Yammer has been around for a while now and it’s still one of the most popular ESNs out there. Its major selling points are its security systems and it’s advanced integration with many other online applications and networks.


    3. Jive

    From our point of view Jive is probably the most exciting ESN out there at the moment. As well as performing all the basic functionality of Yammer and Tibbr, Jive also adds some exciting new ideas into the mix. From what we’ve seen it has huge potential to increase collaboration and productivity (Jive actually claim an average figure of 15%), but it’s social functionality is also very insightful. Just like LinkedIn, Jive will recommend people within your company who, it thinks, you should get to know. These recommendations are based on your interests and professional profile and have proven to increase interactions within companies across the world.

    ESNs are just one way that the digital world is reshaping engagement and internal communications. Want to know more about how you could put these tools to work for your organisation?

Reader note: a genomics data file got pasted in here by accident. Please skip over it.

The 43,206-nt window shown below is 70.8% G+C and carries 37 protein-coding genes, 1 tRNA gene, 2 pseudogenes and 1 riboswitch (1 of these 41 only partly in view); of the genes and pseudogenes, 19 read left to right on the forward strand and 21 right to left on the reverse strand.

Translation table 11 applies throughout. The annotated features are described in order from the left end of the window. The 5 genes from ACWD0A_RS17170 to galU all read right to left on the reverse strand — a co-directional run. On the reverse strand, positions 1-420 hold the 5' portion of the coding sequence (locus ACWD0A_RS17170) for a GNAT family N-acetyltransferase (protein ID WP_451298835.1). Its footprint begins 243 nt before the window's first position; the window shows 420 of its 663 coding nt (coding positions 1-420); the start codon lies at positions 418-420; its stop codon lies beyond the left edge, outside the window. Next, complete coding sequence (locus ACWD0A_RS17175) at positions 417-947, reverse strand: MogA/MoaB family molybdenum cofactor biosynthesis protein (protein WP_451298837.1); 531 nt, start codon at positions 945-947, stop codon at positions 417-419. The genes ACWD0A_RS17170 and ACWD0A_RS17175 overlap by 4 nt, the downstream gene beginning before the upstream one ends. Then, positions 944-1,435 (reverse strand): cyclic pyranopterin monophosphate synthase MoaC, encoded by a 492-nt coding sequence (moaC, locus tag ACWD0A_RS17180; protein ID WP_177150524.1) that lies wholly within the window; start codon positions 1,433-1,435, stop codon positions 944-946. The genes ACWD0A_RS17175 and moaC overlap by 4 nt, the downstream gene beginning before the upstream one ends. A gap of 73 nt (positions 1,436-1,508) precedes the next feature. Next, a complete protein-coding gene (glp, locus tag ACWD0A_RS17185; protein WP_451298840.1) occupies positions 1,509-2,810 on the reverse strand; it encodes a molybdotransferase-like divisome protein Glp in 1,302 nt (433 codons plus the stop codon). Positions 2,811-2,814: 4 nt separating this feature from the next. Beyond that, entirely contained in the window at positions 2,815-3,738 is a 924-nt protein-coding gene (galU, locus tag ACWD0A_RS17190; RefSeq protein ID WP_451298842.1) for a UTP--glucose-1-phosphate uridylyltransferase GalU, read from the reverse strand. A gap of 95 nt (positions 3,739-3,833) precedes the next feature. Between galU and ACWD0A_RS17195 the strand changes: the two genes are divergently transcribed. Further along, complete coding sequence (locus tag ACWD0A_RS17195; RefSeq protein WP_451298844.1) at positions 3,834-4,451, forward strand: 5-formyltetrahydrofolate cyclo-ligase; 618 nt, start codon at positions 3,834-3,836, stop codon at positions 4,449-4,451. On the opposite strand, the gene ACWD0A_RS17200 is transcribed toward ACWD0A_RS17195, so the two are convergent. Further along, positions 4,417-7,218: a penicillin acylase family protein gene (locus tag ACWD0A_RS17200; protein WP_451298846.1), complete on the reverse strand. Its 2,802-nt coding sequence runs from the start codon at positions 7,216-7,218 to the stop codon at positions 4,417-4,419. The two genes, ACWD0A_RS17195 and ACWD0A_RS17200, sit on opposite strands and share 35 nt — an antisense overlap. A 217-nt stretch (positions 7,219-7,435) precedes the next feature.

Please feel free to get in touch, we’ll be more than happy to help.

  2. How to Measure Involvement

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    Last week we read an article that likened the measurement of employee engagement with the measurement of love.


    I know it sounds ridiculous, but bear with us…


    Love has no unit of measurement. We have no benchmark for the lowest or highest level that can be achieved. We also have no tools or technology capable of mapping or measuring it. It simply can’t be measured.


    Employee engagement is the same. There are no units, benchmarks or models to work from. Like love, the best we can hope for when attempting to gauge employee engagement is a rough indication based on more measurable indicators.